Friedel Stern was one of a kind. When the caricaturist died five and a half
years ago, just shy of her 90th birthday, the kudos came in thick and fast from
all quarters. Although it was a while coming, the Israeli Cartoon Museum in
Holon has put together an exhibition of Stern’s works. The exhibition “I Was a
Tourist in Israel” opened on February 16 and will run until June 23.
show offers a wonderful opportunity to get a handle on one of the most creative
visual media minds this country has produced. Her singularly crafted caricatures
added stirring and incisive illustrative epexegesis, with plenty of
Stern arrived in Palestine from Leipzig,
Germany, in 1938 when she was 21. During World War II she volunteered for the
British army and, given her creative skills, was soon assigned to map drawing.
However, she quickly became bored with producing dry scaled representations of
various parts of the country and decided to spice her work up.
the British officer in charge if she could add drawings to the maps,” says
Cartoon Museum director Galit Gaon. “That was typical of her.
is perfectly natural to see little characters and symbols on maps, but no one
did it before Friedel.”
Stern not only took an impish view of life, but
she was also a consummate professional and endeavored to work from the ground
up. She had thespian aspirations and, although she never became a professional
actress, she utilized her natural acting talent in her work, to get down to the
nuts and bolts of the subjects she wanted to portray.
On one occasion,
she disguised herself as a bus conductor, and another time she dressed up as a
Moroccan housewife – no mean feat considering her yekke origins and strong
German accent. Once she hit the streets as a man.
The protracted hiatus
between Stern’s death and the exhibition was not due to any lack of willingness
on the part of Gaon or anyone else connected to the museum. There were all sorts
of legal aspects to sort out before the museum could gain access to her
“It was very frustrating to have to wait until things ran their
course through the courts,” says Gaon. “I think Friedel believed that her works
would be on display at the museum very quickly.”
When the crates of
caricatures finally arrived at the museum, Gaon says that she and her colleagues
were surprised by what they found and says there will probably be more exciting
discoveries in the future.
“My feeling is that we haven’t really started
getting close to what is waiting for us in her work,” she notes, adding that the
current show strays from the beaten Stern path.
“Yirmi Pincus, the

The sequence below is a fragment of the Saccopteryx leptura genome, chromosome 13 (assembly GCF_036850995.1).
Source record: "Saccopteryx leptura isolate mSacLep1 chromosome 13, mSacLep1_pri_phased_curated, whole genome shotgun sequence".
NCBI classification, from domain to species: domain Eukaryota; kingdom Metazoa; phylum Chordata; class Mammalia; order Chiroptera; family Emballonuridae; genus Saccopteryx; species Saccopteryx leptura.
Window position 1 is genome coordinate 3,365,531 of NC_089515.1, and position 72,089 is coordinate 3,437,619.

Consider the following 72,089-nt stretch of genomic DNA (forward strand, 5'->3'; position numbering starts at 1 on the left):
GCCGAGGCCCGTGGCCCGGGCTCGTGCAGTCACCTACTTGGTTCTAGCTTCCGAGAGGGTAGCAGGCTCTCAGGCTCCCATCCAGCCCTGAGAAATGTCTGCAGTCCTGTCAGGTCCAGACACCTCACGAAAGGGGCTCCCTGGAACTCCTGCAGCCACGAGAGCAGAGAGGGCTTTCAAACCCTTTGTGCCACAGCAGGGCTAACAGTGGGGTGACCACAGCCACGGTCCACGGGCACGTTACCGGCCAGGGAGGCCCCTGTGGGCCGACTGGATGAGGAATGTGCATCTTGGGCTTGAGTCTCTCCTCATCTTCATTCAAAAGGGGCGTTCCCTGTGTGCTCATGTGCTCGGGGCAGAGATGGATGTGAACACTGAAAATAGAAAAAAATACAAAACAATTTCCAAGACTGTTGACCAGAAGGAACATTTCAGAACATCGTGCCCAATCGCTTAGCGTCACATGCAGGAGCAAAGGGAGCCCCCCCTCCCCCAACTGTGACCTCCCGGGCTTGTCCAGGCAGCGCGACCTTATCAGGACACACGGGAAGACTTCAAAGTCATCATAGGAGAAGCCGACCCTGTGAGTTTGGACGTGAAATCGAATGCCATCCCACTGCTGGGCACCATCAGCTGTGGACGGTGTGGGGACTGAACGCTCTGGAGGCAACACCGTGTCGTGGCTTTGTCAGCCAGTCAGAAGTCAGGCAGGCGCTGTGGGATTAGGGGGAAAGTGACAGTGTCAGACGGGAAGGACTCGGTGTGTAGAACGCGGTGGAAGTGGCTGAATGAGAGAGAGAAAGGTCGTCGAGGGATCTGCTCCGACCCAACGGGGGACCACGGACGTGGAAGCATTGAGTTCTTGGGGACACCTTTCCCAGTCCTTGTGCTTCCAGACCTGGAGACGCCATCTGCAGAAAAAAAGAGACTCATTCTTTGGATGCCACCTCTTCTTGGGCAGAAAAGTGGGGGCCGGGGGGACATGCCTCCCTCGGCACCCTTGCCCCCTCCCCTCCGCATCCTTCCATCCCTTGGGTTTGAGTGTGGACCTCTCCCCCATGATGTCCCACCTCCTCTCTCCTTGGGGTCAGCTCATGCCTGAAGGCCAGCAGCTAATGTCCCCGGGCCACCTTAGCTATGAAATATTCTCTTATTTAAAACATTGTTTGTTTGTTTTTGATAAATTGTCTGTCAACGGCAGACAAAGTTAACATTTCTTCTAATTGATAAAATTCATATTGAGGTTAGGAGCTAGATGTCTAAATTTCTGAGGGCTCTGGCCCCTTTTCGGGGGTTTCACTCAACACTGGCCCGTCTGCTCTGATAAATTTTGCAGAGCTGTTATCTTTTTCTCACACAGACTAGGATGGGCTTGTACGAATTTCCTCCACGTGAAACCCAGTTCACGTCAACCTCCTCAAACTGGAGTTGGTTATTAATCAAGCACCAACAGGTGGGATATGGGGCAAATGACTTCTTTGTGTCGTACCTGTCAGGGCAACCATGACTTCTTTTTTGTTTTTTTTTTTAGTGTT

exhibition curator, did not opt for the regular Friedel stuff – caricatures
about women or relationships or general humor. He chose the illustrative work
she did for large-scale and national commercial projects, and it takes a look at
her contribution to how we are today.”
Humor generally insinuated itself
into Stern’s work, regardless of the topic in question.
“The very first
El Al safety instruction booklet was illustrated by Friedel in
Instead of doing something dry and unappealing, she made it into a
sensitive and delightful piece of work. For example, she drew a husband and wife
jumping out of a plane and kissing when they landed in the sea,” says
Stern had quite a few opportunities to benefit from her work for El
Al and traveled extensively abroad. That, believes Gaon, also informed her
“She became very cosmopolitan, and I think she brought
that multicultural element to all her work.”
Considering that in the
1950s and ’60s very few Israeli traveled abroad and Israel was largely shut off
from the rest of the world, that must have been a breath of fresh air for people
here at the time.
The media and Israeli society in general were very
different half a century or so ago, and one wonders how Stern would have managed
in the postmodern, highly competitive market of today.
“I think she would
have gotten on very well,” says Gaon.
“She was tough, but I think she had
an advantage in being a woman. As a woman, she could be flexible and less gungho
than some of her male colleagues.”
Over her six-plus decade career, Stern
worked for many of the country’s leading publications, such as daily newspaper
Davar, IDF publication Bamahane and glossy women’s magazine At. She also spent
over 30 years teaching in the Visual Communications Department of the Bezalel
Academy of Art and Design and was known to be a demanding
“That’s true,” says Gaon, “but all her former students
remember her with love and admiration.
I don’t think Stern’s contribution
to this country has ever been fully appreciated.”
It is hoped that “I Was
a Tourist in Israel” will go some way toward remedying that.For more
information about the Friedel Stern exhibition: (03) 652- 1849 and